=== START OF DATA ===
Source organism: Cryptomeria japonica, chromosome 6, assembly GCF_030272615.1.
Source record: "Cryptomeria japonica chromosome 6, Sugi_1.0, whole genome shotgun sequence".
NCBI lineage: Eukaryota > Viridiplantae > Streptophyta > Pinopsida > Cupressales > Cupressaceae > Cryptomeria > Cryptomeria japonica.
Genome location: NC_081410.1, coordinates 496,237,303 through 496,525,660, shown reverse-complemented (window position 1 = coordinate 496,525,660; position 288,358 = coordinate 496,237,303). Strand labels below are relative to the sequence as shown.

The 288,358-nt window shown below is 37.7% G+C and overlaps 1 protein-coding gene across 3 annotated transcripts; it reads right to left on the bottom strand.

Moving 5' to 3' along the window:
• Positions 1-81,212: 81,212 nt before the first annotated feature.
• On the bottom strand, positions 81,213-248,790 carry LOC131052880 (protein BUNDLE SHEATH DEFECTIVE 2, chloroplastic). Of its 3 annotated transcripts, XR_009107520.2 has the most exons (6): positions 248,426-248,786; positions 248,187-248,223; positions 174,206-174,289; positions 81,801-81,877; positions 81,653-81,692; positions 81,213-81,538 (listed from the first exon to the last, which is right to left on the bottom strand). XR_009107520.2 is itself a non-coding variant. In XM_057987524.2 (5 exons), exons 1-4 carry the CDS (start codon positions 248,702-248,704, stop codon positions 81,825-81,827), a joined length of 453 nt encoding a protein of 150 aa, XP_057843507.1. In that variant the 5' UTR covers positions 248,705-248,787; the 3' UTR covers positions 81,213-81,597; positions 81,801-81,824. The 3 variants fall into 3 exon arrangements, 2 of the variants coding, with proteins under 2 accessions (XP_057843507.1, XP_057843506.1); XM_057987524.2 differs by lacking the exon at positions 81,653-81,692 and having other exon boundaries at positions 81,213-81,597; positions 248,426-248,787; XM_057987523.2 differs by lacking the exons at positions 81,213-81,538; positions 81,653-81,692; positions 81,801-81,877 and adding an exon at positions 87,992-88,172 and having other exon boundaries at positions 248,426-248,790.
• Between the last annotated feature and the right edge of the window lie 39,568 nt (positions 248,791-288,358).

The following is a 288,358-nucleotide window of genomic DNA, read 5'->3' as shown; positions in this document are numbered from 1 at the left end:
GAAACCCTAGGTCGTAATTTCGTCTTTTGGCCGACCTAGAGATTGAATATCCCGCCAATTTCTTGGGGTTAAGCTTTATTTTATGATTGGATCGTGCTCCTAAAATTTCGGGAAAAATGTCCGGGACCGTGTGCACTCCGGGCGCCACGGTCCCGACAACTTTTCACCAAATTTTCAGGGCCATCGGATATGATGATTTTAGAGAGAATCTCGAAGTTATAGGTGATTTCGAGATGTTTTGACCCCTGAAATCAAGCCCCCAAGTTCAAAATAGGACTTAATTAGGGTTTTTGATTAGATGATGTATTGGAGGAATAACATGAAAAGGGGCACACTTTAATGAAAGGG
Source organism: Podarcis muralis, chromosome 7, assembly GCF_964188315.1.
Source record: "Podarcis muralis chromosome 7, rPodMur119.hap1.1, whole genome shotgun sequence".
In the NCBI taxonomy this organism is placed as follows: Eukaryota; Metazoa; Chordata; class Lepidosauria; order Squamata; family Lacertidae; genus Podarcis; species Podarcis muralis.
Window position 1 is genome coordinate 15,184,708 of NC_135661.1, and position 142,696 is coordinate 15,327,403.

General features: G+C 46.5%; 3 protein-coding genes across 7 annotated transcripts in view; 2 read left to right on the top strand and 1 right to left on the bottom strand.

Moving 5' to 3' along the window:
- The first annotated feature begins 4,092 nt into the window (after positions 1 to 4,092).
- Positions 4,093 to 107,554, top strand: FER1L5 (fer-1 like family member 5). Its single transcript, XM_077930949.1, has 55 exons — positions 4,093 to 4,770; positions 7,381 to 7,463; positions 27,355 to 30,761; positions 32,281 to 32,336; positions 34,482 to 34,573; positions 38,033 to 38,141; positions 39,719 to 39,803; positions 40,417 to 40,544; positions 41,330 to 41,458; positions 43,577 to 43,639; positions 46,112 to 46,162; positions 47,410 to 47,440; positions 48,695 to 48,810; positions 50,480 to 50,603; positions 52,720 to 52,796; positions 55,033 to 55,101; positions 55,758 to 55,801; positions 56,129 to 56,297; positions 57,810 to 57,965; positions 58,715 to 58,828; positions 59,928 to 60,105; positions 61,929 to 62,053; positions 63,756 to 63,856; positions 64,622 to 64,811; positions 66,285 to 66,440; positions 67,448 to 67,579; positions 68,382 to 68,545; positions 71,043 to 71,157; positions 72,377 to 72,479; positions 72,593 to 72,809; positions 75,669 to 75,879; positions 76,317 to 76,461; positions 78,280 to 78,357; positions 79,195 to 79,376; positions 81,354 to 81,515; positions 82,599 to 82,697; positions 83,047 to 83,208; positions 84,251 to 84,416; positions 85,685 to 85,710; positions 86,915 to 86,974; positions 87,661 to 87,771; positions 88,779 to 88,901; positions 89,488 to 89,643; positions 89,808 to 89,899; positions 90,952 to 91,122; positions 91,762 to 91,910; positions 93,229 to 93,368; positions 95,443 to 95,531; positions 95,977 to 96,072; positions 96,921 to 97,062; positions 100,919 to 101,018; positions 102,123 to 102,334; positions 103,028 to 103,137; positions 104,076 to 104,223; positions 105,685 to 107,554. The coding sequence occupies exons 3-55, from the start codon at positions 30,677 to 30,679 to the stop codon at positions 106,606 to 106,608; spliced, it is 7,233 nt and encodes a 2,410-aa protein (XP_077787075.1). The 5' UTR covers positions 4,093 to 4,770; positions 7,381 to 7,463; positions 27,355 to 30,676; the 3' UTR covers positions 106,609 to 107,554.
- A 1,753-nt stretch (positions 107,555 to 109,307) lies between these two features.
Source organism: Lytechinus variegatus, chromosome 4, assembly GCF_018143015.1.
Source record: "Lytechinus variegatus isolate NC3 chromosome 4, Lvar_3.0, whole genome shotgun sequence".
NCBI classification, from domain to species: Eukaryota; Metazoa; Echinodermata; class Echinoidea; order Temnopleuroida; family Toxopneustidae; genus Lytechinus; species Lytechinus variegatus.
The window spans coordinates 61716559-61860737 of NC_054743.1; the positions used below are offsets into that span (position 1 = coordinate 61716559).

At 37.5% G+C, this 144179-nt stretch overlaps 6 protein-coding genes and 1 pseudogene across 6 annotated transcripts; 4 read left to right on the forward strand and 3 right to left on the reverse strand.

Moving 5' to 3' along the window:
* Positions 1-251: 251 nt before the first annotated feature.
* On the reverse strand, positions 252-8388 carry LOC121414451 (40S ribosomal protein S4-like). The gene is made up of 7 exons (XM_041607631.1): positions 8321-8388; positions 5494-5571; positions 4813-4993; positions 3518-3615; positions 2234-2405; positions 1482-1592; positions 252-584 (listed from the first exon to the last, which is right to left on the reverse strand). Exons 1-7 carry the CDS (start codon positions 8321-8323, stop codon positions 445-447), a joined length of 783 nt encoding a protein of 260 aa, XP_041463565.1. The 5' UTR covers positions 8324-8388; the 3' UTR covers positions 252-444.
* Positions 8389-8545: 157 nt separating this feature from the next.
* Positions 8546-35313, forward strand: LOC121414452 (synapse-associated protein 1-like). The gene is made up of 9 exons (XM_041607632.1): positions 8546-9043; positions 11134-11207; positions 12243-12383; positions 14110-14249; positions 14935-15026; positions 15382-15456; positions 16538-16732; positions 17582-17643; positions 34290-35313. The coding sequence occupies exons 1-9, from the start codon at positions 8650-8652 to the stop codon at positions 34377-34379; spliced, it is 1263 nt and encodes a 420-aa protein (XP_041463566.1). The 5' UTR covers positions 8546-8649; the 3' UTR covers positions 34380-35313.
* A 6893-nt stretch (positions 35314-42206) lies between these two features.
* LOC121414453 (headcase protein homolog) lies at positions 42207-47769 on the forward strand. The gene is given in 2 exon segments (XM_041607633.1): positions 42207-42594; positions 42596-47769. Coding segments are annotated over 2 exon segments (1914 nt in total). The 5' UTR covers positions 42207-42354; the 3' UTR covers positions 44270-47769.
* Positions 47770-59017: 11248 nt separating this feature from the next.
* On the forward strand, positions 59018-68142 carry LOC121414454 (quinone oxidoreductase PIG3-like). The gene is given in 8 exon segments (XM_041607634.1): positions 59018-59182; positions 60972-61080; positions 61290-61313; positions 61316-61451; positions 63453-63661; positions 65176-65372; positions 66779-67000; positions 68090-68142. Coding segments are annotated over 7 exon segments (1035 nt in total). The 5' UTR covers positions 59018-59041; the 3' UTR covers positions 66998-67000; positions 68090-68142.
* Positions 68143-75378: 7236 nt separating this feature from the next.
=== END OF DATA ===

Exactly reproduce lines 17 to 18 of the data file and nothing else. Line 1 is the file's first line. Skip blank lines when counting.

Moving 5' to 3' along the window:
- The first annotated feature begins 4,092 nt into the window (after positions 1 to 4,092).